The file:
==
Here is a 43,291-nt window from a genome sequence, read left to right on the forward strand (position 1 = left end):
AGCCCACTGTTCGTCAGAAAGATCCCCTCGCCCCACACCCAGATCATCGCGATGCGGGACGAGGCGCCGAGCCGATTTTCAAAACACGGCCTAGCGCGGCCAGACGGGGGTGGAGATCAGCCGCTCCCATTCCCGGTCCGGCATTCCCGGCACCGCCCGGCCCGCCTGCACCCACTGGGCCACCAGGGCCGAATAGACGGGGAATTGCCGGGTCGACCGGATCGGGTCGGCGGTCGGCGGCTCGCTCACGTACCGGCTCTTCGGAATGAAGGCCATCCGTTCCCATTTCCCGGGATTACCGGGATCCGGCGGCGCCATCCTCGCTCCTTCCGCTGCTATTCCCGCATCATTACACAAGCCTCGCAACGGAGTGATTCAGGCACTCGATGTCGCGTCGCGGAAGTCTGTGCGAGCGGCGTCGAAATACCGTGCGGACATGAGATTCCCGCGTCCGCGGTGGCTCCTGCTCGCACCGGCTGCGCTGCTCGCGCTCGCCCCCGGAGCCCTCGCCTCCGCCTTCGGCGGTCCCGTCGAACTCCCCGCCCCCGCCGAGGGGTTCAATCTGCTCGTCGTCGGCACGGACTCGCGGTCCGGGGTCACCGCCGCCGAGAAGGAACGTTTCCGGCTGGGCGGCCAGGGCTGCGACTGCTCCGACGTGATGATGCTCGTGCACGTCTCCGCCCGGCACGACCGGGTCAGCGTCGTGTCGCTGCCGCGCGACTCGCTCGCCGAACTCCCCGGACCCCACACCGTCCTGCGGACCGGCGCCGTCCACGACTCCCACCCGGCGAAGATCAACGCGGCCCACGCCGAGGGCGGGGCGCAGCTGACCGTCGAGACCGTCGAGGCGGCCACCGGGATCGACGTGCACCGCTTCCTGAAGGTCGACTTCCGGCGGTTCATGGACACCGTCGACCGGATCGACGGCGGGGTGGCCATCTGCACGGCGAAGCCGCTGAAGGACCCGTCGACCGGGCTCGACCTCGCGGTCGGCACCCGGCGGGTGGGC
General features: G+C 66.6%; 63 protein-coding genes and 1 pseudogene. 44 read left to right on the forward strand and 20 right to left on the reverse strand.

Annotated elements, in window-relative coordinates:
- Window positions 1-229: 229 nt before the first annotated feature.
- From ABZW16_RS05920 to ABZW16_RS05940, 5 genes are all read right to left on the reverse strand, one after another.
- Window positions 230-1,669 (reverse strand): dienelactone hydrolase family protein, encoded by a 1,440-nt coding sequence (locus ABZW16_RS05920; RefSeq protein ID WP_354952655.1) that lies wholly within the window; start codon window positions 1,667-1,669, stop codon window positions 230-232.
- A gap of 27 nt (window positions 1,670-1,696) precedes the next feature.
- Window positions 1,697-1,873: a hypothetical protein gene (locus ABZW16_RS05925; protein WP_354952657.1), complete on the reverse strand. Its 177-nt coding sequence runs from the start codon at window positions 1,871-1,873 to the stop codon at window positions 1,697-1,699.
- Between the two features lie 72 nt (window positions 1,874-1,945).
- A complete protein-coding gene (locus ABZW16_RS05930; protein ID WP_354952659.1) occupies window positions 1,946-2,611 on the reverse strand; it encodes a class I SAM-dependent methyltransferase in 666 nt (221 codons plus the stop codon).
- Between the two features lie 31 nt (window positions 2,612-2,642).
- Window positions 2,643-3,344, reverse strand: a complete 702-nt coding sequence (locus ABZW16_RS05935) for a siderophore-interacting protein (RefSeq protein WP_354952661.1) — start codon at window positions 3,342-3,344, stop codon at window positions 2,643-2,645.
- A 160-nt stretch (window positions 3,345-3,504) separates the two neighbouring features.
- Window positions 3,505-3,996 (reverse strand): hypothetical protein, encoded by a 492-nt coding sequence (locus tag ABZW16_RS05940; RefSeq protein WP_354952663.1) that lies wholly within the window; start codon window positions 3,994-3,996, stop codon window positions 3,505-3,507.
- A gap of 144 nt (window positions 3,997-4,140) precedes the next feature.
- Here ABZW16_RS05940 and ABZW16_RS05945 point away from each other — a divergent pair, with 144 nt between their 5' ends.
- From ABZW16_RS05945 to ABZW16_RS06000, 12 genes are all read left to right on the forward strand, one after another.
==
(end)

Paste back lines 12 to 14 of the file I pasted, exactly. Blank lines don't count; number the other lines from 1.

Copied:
- Between the two features lie 31 nt (window positions 2,612-2,642).
- Window positions 2,643-3,344, reverse strand: a complete 702-nt coding sequence (locus ABZW16_RS05935) for a siderophore-interacting protein (RefSeq protein WP_354952661.1) — start codon at window positions 3,342-3,344, stop codon at window positions 2,643-2,645.
- A 160-nt stretch (window positions 3,345-3,504) separates the two neighbouring features.